The entrance and walk to the monument is the length of a city block--quite dramatic. At this site are tourist shops and restaurants in addition to museums. It is clearly a tourist "trap" but very interesting.

At the museum site of the true equator, our guide performed several experiments with us to demonstrate the forces on the line and on either side. This demonstration shows how man does not have the strength to press his thumbs together. Our guide pulled them apart easily. However, when Dad stood on either side of the equator, the guide could not pull his thumbs apart.

One can balance an egg at the equator because the force is directly downward. The guide balanced the egg easily. It was not so easy for us, but we saw it successfully done. Someone told us after we should have given the egg time for the yolk to settle. Who knows?

Another experience I didn't get a picture of was showed how a basin of water on the equator line flows directly downward. On the south side of the equator the water flows clockwise. On the north side of the equator the water flows out counter clockwise. Or do I have that backward???

When Dad was standing directly at the equator, the guide could force Dad's arms down easily because the forces are so strong at the equator. On either side of the line Dad could hold his own against the strength of the guide.

Here I am trying to walk directly on the line but the forces at the equator pulled me off to the side.

Dad took a couple of steps before the forces pulled him off the line.

This feeling of a pulling force was a bit unsettling for me. I couldn't even put my right foot on the line without falling over. After all this exercise, we were ready for a good lunch at the original site just a few yards away.

Wednesday, January 26, 2011

Quevedo, Ecuador

Never did we even dream of visiting Luis Cedeno and his family in Quevedo, Ecuador. But when we were asked to visit Mision Quito a week ago, we couldn't pass up the opportunity to fly to Guayaquil after the our meetings in Quito. Quevedo is a small city three hours north of Guayaquil. It would have been faster to take a bus from Quito but a little dangerous because of winding, mountain roads which are not in the best condition.

Luis's sister and his mother have a fun sense of decorating. They change the decorations and colors seasonally. His sister's house is still decorated for Christmas.

Luis is a friend from our Chile Mission. He was serving as the medical connection in Mision Vina del Mar when we met him. When he needed surgery twice, we became well acquainted with him because stayed with us while recovering. He visited us here in Lima last March.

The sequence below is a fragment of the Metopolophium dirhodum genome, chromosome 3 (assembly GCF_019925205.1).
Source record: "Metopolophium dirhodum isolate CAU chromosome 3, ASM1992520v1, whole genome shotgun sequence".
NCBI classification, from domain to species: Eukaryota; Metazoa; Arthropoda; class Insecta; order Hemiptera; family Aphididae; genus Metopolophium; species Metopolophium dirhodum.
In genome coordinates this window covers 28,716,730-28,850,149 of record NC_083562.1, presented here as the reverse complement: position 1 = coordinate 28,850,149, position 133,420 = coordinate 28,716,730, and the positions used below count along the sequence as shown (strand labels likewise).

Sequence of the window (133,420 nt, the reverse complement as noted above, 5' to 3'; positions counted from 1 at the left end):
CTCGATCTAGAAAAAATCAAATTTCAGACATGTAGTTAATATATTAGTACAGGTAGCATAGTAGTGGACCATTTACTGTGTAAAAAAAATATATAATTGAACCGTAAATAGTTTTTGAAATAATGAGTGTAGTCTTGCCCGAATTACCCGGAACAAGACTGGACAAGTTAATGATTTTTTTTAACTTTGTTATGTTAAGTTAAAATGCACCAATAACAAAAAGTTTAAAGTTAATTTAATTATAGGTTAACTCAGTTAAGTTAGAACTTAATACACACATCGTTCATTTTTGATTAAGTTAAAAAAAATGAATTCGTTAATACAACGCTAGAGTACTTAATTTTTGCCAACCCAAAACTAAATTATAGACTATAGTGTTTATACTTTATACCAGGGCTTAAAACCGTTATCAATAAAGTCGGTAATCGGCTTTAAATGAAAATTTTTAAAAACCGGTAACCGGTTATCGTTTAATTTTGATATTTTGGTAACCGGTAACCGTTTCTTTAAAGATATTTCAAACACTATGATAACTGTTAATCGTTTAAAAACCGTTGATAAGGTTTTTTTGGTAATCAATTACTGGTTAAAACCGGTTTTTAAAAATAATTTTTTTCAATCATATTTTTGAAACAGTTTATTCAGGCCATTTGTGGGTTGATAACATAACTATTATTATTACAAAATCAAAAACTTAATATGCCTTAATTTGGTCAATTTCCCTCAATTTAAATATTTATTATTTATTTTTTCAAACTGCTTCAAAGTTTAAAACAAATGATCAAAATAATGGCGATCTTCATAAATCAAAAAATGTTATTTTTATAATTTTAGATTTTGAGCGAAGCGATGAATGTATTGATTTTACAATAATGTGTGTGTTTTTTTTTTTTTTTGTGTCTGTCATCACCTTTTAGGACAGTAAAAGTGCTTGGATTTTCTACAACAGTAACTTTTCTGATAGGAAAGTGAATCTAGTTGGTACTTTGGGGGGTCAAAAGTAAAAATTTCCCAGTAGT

This was a fun and refreshing treat--coco agua or coconut water. The fellow selling the treat used a large machete to clean and shape the vessels.

On the three-hour drive from Guayaquil with Luis's cousin, a taxi driver, we passed groves and groves of bananas, coco palms, rice paddies, corn, and sugar cane. This is a farm house. Many houses are made of bamboo and reed and perched on stilts. A ladder is leaned against the front of the 8' square house.

On Saturday we went to market with Luis's mother who shops only at the open air market. She has her favorite farmers and buys only where she can pick out the fruits, vegetables and fish herself. This ice cream salesman carried his stool and ice cream around the market, stopping only when someone asked for ice cream. Unsure of the source, we didn't eat any ice cream.

Fish heads, anyone?

This double decker bus carried farm workers to market and back.

This was a fun scene--a young man was perched on a bag of vegetables reading the newspaper while a family member, most likely his mother, sold her produce.

I couldn't resist taking this picture of a family selling bananas on the corner across the street from the market.

To market, to market--one wonders what the purpose is for the live piglets at market...

A typical street scene in Quevedo--Luis and his mother live in the home behind the blue and yellow fence. Right now his sister and her son are also living with them.

Behind Luis is his mother cooking our dinner. Three bedrooms are on the left. We stayed in a small, comfortable hotel on the Rio Quevedo.

These are banana trees. You can see a blue bag in the lower right of the picture. The bananas are bagged to protect them from insects. When the bananas are cut, they are left on the thick stem. I took this picture from the car. The groves are owned by Dole and Chiquita. Great signs identify the companies. Just like the orchards in Utah, workers live on the property. Bananas grow year round and are harvested four times a year.

This is sugar cane in the early stages of growth.

Oscar stopped the car to take our picture in front of rice fields.

Typically a house in South American cities is behind a cement wall and iron fencing. There is no grass, just a cement patio and parking.

This statue of a nursing mother in the center of a busy intersection, a round-a-bout or "ovalo," was a fitting backdrop for a photo of Dad, the pediatrician.

Quevedo is on a river, and like many other cities, the water front is being developed for the citizens to enjoy. Before the water front park was developed, the area was dark, muddy, and dangerous. No families come to spend the day. There are many park benches, vendors of all kinds, and restaurants.

As the plane lifted off and gained altitude, we were treated to a spectacular sunset.